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Accepted Paper:

Quantifying illness: insights from gestational diabetes diagnostic renegotiations in British Columbia and Denmark  
Anne-Sophie Guernon (McGill University)

Short abstract:

What does it mean when gestational diabetes diagnostic guidelines change? How do geographical diagnostic specificities differentially dictate experience? This work presents a theoretical/comparative exploration of newly amended gestational diabetes diagnostic guidelines in Vancouver and Copenhagen.

Long abstract:

Medicine is a diagnostic science, so what does it mean when diagnostic guidelines change? What are the consequences of this recalibration of numbers and scales? This interdisciplinary work, combining literature from medical anthropology, STS, and public health, presents a theoretical and comparative exploration of new gestational diabetes mellitus (GDM) diagnostic guidelines in British Columbia (Canada) and Denmark; simultaneously, amending their GDM screening and diagnostic protocols in the year 2024. Given the surprisingly non-unanimous and somewhat controversial nature of GDM diagnosis globally, this work explores the institutional/bureaucratic negotiations of diagnostic change and sheds light on the lived repercussions of diagnostic revision - focusing directly on ‘numbers in embodied worlds’ and ‘bodies in numerical worlds’, topics central to this panel. This work provides, thanks to literature analysis, an overview of the history of GDM diagnosis and the ways in which the diagnostic ‘schools’ have changed and also critically explores how shifting diagnosis calls for renegotiations of life in the (pregnant)body. Lastly, it provides a comparative overview and explanation of the revised GDM screening measures implemented, including insights, collected via virtual interviews, from policy-makers in charge of the diagnostic amendments in Vancouver and Copenhagen. Certainly, with the new and expanding testing strategies and diagnostic boundaries in these cities, diabetic experiences will be differentially created and worlds re-made. I aim to explore: How do geographical diagnostic specificities and institutional decision-making differentially dictate experience? This work will help foster a better understanding of the stakes of diagnosis from a historical, scientific, and phenomenological point-of-view.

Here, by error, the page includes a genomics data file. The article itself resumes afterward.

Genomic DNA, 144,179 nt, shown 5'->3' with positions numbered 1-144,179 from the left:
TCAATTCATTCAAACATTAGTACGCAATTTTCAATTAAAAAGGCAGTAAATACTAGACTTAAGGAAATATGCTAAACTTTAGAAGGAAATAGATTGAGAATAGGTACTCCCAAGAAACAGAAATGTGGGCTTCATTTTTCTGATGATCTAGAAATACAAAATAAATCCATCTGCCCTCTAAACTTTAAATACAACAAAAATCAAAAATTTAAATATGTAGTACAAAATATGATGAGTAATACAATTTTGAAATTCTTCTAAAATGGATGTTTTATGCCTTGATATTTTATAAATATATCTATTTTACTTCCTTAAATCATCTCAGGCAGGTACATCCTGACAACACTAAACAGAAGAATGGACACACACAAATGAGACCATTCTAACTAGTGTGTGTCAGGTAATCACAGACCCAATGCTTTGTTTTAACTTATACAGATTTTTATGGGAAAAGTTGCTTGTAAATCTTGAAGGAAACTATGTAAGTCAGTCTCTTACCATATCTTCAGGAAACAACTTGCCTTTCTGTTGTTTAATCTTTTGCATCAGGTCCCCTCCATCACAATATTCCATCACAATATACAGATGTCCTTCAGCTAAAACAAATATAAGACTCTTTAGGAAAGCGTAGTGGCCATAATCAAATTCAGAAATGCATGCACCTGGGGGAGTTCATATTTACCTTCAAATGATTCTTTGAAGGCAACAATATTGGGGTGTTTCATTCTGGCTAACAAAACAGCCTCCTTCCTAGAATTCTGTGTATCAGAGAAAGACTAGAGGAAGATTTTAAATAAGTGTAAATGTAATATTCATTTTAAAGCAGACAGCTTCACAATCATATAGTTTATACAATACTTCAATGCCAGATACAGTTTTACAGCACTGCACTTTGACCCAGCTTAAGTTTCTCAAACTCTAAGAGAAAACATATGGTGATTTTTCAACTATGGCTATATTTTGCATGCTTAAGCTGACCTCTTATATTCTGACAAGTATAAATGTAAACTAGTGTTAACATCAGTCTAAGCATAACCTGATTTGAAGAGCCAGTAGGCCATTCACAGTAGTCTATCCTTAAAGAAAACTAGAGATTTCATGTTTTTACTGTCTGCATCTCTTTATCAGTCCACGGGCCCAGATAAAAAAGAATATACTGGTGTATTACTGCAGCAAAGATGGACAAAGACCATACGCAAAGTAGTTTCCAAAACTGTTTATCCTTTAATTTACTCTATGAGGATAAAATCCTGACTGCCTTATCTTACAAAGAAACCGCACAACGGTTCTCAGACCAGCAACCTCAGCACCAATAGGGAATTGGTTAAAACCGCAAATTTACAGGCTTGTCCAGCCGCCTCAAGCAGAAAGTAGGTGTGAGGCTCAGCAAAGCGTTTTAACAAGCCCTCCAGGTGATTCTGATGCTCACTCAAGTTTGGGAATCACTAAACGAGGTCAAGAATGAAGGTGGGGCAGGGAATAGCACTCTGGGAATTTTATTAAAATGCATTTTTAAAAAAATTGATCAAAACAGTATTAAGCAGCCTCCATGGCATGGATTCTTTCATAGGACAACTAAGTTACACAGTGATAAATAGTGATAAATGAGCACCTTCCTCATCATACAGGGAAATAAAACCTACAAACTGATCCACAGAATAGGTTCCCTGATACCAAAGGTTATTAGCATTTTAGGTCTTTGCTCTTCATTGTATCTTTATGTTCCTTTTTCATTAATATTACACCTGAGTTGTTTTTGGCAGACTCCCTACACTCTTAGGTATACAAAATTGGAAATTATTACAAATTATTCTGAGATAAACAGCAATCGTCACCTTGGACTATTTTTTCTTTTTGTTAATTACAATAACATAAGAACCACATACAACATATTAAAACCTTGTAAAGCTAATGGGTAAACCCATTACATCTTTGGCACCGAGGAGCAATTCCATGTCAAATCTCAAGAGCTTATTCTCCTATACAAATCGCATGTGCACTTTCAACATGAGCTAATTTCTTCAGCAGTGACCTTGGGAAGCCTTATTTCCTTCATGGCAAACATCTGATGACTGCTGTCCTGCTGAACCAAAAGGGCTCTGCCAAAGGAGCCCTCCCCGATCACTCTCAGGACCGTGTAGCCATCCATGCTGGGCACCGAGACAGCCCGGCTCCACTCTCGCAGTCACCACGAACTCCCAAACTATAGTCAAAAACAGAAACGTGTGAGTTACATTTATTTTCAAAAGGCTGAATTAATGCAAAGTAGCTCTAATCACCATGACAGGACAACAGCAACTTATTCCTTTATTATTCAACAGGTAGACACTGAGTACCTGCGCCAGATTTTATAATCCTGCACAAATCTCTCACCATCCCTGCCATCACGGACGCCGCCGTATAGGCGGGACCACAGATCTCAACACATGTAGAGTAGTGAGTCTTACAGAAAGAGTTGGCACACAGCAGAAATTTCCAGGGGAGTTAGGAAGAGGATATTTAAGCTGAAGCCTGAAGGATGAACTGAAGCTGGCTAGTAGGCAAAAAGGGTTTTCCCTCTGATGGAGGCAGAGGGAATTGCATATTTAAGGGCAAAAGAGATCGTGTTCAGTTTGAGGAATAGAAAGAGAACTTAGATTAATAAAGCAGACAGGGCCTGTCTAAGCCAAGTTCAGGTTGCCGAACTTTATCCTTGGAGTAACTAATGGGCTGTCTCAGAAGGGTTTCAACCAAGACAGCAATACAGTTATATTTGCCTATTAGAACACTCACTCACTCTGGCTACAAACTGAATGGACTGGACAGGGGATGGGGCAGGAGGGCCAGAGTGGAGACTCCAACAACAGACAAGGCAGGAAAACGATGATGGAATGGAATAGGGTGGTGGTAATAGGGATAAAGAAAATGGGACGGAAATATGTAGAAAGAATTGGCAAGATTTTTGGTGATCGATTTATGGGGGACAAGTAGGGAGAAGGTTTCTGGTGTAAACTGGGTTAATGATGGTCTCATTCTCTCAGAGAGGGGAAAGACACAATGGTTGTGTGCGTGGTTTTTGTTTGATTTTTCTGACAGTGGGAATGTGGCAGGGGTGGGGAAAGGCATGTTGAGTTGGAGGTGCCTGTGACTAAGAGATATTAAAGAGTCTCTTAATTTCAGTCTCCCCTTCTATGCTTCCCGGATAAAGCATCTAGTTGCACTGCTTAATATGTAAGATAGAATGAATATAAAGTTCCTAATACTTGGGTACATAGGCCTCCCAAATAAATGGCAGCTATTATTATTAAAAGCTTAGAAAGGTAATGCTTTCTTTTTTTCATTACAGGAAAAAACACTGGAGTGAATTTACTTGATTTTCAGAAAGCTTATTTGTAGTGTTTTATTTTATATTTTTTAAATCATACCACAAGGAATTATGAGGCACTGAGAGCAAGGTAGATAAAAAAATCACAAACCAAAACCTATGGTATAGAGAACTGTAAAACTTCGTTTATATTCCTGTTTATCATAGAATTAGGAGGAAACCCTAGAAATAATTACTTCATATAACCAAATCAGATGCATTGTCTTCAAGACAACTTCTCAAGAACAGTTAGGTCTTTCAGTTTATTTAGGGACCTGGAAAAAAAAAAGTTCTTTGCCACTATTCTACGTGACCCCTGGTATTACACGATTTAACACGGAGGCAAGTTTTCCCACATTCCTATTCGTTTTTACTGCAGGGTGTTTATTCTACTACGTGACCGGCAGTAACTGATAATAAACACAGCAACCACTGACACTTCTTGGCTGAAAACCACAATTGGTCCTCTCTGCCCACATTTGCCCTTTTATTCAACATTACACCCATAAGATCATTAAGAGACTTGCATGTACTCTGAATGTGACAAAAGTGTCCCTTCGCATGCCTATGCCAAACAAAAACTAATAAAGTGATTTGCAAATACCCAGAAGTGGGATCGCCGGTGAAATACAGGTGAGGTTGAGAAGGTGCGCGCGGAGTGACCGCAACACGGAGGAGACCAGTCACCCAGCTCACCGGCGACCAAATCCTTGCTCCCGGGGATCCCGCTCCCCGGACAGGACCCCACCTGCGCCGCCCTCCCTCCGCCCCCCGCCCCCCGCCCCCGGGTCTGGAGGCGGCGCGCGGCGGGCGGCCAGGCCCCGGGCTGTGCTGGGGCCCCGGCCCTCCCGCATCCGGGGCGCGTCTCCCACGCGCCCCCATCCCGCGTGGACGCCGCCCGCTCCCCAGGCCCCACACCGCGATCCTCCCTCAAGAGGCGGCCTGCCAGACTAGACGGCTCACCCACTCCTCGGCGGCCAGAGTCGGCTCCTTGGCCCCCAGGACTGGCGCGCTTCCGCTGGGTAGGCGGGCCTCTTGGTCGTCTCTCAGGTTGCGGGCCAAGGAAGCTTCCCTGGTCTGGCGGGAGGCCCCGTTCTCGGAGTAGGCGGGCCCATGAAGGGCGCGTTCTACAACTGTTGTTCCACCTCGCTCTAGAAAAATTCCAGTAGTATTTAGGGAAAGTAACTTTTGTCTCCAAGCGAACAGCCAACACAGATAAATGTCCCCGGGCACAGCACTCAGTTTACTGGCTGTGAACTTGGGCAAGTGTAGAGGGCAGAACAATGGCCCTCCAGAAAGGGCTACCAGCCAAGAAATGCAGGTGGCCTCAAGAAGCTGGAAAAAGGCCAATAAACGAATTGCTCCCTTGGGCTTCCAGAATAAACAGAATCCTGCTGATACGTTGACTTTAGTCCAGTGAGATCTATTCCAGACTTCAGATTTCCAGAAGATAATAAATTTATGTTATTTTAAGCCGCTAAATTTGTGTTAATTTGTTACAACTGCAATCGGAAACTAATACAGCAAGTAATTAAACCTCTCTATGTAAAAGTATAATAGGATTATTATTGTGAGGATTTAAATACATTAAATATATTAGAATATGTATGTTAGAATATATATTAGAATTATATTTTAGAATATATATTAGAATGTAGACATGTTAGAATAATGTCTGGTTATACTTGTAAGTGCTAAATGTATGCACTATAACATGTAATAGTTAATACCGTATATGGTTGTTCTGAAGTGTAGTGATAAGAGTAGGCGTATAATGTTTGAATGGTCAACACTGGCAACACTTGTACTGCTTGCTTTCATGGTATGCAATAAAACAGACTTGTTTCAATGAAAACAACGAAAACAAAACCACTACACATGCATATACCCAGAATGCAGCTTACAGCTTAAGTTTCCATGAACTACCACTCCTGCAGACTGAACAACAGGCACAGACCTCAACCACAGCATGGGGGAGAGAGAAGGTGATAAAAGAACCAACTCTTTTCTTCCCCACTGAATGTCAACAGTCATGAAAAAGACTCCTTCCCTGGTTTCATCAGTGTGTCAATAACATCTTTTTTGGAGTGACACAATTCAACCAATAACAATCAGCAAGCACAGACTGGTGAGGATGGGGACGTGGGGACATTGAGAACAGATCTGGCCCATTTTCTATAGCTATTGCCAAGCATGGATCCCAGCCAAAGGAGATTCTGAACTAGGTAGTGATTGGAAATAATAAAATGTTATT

Traditional Open Panel P353
Corporeal quantification: numerical negotiations of health and the body
  Session 2 Thursday 18 July, 2024, -